Excuses abound. The Tom Brady injury that clearly still burdens the gilded franchise quarterback leads that list. But injury is an immutable factor in this vicious game of triage. It’s an absolute and it’s never an adequate excuse. Where injuries are concerned teams sometimes get lucky for a few years and the Patriots sure did. But in the end, that all evens out and it has. It is no excuse.

Of course it would help to know the full truth about the injuries. Exactly, how much hurt is Brady? Knowing that answer would enable us to judge more fairly. You who keep this moveable feast afloat with your tender, loving support have a right to the answer. But the coach, believing there’s some vague tactical advantage in keeping us confused, won’t allow that. Thus we inevitably conclude Brady is on the downside. Does he not seem more comfortable on the cover of Gentleman’s Quarterly than the Sporting News? Is Hollywood his next stop? Maybe all of this is unfair. But is that our fault?

Other explanations for the decline include the annual college draft where reinforcements must be found. It’s been a while since they’ve had a good draft and the chap who did that stuff best, Scott Pioli, has departed. Belichick, a law unto himself, assumes too much burden.

The loss of once so prized veteran leadership of exceptional character also becomes noteworthy. Maybe, as Belichick insists, the championship warriors like Brothers Bruschi, Seymour, Izzo, Vrabel, Harrison, et all were truly washed up. They were nicked and no longer kids. Maybe this season’s dramatic dumping of the estimable Seymour will prove smart in the long run. On such matters, few would anxiously dispute the Boss. But who did he replace them with? Randy Moss? An accidental tourist named Springs? The ghost of Junior Seau? If sterling character remains much valued what is Moss doing on this team? Given Randy’s odd works at key moments of this strange season, that’s a reasonable question.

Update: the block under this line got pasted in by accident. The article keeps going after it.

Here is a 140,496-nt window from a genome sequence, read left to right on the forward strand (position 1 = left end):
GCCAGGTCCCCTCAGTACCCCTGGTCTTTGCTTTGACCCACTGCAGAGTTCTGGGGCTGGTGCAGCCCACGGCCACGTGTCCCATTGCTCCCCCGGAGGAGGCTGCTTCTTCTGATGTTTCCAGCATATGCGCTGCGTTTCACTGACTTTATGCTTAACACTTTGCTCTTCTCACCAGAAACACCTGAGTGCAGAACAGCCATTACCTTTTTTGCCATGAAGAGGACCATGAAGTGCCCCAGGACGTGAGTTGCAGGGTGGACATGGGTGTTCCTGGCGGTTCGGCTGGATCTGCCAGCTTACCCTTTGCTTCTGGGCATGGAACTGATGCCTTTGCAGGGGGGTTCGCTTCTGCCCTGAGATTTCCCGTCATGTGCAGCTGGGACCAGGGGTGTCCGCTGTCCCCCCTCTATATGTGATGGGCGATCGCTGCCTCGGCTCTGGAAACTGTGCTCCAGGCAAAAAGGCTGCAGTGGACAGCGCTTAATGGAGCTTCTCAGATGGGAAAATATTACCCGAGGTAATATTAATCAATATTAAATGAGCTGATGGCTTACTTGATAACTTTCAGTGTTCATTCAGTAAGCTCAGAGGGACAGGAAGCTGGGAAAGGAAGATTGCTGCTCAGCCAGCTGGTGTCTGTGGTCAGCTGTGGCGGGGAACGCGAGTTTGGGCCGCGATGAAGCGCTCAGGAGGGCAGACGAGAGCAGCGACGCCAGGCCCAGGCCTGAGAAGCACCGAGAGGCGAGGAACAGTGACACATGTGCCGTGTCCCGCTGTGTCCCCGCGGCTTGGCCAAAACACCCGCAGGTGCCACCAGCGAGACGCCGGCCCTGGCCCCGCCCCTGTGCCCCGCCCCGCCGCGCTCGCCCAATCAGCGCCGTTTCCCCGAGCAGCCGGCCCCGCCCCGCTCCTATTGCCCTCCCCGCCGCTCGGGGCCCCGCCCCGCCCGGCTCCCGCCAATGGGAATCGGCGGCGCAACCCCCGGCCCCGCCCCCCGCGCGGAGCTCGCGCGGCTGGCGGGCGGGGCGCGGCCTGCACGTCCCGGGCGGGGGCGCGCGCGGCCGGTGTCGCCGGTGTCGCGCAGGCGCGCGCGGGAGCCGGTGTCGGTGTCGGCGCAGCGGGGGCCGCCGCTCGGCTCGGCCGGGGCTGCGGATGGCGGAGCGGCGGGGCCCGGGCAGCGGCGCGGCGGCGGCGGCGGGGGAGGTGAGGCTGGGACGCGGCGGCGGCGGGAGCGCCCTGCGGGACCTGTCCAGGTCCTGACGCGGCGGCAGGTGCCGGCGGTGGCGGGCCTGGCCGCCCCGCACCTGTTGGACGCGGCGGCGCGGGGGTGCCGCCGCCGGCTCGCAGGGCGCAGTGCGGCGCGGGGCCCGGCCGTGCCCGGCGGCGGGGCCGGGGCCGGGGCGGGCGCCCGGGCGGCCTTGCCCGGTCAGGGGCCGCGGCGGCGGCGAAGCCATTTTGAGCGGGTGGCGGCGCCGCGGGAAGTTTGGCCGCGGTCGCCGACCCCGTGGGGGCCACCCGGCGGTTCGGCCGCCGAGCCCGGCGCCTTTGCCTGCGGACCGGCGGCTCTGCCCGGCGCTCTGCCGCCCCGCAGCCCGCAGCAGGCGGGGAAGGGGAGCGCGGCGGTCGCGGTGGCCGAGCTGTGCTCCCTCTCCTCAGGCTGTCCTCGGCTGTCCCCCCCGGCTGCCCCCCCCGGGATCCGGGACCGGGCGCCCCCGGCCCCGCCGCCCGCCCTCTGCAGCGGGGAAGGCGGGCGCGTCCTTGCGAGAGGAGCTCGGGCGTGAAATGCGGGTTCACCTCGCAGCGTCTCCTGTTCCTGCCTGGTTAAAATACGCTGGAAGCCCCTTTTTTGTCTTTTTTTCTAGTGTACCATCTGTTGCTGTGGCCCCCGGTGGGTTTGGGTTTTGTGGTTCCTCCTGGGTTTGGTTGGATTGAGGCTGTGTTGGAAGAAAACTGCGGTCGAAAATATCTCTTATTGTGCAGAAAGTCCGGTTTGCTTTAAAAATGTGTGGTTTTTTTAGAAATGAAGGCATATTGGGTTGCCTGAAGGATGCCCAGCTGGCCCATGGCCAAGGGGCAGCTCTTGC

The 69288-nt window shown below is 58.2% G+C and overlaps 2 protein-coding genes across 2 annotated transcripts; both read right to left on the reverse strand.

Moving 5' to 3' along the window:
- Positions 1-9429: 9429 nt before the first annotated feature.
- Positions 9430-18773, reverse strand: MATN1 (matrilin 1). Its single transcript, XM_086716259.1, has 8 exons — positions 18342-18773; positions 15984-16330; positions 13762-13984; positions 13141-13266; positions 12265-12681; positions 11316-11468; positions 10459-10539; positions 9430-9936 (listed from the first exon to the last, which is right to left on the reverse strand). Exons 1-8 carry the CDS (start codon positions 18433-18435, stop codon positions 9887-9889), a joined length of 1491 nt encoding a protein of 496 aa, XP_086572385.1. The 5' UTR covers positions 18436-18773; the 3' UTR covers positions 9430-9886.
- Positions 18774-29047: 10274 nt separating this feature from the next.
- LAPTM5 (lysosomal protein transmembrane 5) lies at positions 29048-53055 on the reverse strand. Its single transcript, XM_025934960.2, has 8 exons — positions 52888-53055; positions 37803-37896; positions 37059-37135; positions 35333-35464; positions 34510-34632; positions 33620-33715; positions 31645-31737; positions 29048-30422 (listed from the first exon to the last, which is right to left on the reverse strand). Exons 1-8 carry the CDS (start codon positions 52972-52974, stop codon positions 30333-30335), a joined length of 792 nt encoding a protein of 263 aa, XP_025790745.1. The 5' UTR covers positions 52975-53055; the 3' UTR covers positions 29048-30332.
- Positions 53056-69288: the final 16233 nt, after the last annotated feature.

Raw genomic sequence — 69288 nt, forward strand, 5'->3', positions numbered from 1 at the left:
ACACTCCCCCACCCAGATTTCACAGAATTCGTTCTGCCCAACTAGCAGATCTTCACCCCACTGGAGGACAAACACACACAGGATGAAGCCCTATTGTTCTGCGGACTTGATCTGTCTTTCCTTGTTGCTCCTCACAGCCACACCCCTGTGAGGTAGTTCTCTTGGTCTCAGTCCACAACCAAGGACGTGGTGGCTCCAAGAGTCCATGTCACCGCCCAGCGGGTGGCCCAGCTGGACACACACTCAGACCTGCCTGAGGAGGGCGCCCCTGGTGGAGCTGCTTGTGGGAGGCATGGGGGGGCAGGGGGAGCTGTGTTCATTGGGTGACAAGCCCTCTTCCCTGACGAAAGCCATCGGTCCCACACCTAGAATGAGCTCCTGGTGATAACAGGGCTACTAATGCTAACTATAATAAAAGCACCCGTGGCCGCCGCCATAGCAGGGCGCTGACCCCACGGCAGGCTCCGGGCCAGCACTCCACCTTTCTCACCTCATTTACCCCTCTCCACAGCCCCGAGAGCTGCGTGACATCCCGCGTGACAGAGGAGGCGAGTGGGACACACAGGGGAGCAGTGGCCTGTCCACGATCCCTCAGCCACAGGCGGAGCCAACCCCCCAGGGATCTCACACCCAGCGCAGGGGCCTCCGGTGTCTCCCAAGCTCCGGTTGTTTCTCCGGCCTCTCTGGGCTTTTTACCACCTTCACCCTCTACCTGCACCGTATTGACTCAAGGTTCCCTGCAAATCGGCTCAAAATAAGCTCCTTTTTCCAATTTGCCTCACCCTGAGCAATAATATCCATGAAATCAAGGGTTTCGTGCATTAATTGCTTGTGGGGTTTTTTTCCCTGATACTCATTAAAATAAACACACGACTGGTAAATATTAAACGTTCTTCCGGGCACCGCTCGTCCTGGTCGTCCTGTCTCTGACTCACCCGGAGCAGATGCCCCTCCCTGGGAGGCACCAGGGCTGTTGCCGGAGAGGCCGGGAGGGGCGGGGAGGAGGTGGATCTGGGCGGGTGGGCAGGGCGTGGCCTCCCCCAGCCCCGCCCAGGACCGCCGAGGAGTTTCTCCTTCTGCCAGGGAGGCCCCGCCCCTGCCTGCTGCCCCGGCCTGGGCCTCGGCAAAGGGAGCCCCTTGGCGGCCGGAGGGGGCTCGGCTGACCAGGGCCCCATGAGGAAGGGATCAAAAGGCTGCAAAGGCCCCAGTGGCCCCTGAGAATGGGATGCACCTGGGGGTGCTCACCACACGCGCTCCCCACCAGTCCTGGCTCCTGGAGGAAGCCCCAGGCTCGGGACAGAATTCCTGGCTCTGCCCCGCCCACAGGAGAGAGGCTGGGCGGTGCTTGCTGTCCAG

But it too will go unanswered. Boss Belichick like even the lesser gods doesn’t answer letters. It’s a policy that’s mighty convenient at times like this although from my admittedly considerable distance it looks more like neurosis than tactics.

Hey, he’s a great coach. Only a fool would deny that. But know this much. A lot of people around football have been waiting for this moment. And they are not now weeping.

The Patriots have lost two playoff games in their own backyard in their entire history and the more you think about the two epic events separated by a gulf of 32 years the more you sense similarities.

Help us expand our reach! Please share this article

Submit a Letter to the Editor